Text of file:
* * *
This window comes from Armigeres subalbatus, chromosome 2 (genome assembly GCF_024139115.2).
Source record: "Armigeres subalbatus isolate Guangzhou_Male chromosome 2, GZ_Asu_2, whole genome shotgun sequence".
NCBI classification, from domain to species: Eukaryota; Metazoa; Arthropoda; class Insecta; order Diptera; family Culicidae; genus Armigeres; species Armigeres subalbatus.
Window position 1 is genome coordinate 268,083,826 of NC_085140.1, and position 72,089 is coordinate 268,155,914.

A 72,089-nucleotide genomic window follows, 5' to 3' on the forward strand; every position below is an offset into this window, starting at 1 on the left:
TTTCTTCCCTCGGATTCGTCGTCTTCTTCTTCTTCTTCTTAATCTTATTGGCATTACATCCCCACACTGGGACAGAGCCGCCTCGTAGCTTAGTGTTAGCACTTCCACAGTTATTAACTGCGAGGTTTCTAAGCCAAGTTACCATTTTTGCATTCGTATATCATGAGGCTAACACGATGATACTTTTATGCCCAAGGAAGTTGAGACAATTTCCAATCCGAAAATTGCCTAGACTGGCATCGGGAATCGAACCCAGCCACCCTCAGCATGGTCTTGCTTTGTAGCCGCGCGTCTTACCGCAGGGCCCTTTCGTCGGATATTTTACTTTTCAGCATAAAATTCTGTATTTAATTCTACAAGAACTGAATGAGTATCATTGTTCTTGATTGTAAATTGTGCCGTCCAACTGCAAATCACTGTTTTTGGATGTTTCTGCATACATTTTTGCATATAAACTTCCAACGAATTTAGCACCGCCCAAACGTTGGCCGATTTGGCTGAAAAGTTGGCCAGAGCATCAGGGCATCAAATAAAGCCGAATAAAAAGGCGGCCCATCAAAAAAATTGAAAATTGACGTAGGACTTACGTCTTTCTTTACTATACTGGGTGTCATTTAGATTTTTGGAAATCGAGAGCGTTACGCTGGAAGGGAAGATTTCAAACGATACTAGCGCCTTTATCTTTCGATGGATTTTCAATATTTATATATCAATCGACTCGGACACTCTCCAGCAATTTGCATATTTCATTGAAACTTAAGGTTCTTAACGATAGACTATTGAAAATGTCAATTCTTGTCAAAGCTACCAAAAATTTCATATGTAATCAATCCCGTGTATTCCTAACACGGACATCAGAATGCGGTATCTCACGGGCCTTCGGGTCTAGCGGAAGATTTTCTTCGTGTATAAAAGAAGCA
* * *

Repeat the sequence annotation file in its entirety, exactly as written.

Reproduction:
This window comes from Armigeres subalbatus, chromosome 2 (genome assembly GCF_024139115.2).
Source record: "Armigeres subalbatus isolate Guangzhou_Male chromosome 2, GZ_Asu_2, whole genome shotgun sequence".
NCBI classification, from domain to species: Eukaryota; Metazoa; Arthropoda; class Insecta; order Diptera; family Culicidae; genus Armigeres; species Armigeres subalbatus.
Window position 1 is genome coordinate 268,083,826 of NC_085140.1, and position 72,089 is coordinate 268,155,914.

A 72,089-nucleotide genomic window follows, 5' to 3' on the forward strand; every position below is an offset into this window, starting at 1 on the left:
TTTCTTCCCTCGGATTCGTCGTCTTCTTCTTCTTCTTCTTAATCTTATTGGCATTACATCCCCACACTGGGACAGAGCCGCCTCGTAGCTTAGTGTTAGCACTTCCACAGTTATTAACTGCGAGGTTTCTAAGCCAAGTTACCATTTTTGCATTCGTATATCATGAGGCTAACACGATGATACTTTTATGCCCAAGGAAGTTGAGACAATTTCCAATCCGAAAATTGCCTAGACTGGCATCGGGAATCGAACCCAGCCACCCTCAGCATGGTCTTGCTTTGTAGCCGCGCGTCTTACCGCAGGGCCCTTTCGTCGGATATTTTACTTTTCAGCATAAAATTCTGTATTTAATTCTACAAGAACTGAATGAGTATCATTGTTCTTGATTGTAAATTGTGCCGTCCAACTGCAAATCACTGTTTTTGGATGTTTCTGCATACATTTTTGCATATAAACTTCCAACGAATTTAGCACCGCCCAAACGTTGGCCGATTTGGCTGAAAAGTTGGCCAGAGCATCAGGGCATCAAATAAAGCCGAATAAAAAGGCGGCCCATCAAAAAAATTGAAAATTGACGTAGGACTTACGTCTTTCTTTACTATACTGGGTGTCATTTAGATTTTTGGAAATCGAGAGCGTTACGCTGGAAGGGAAGATTTCAAACGATACTAGCGCCTTTATCTTTCGATGGATTTTCAATATTTATATATCAATCGACTCGGACACTCTCCAGCAATTTGCATATTTCATTGAAACTTAAGGTTCTTAACGATAGACTATTGAAAATGTCAATTCTTGTCAAAGCTACCAAAAATTTCATATGTAATCAATCCCGTGTATTCCTAACACGGACATCAGAATGCGGTATCTCACGGGCCTTCGGGTCTAGCGGAAGATTTTCTTCGTGTATAAAAGAAGCA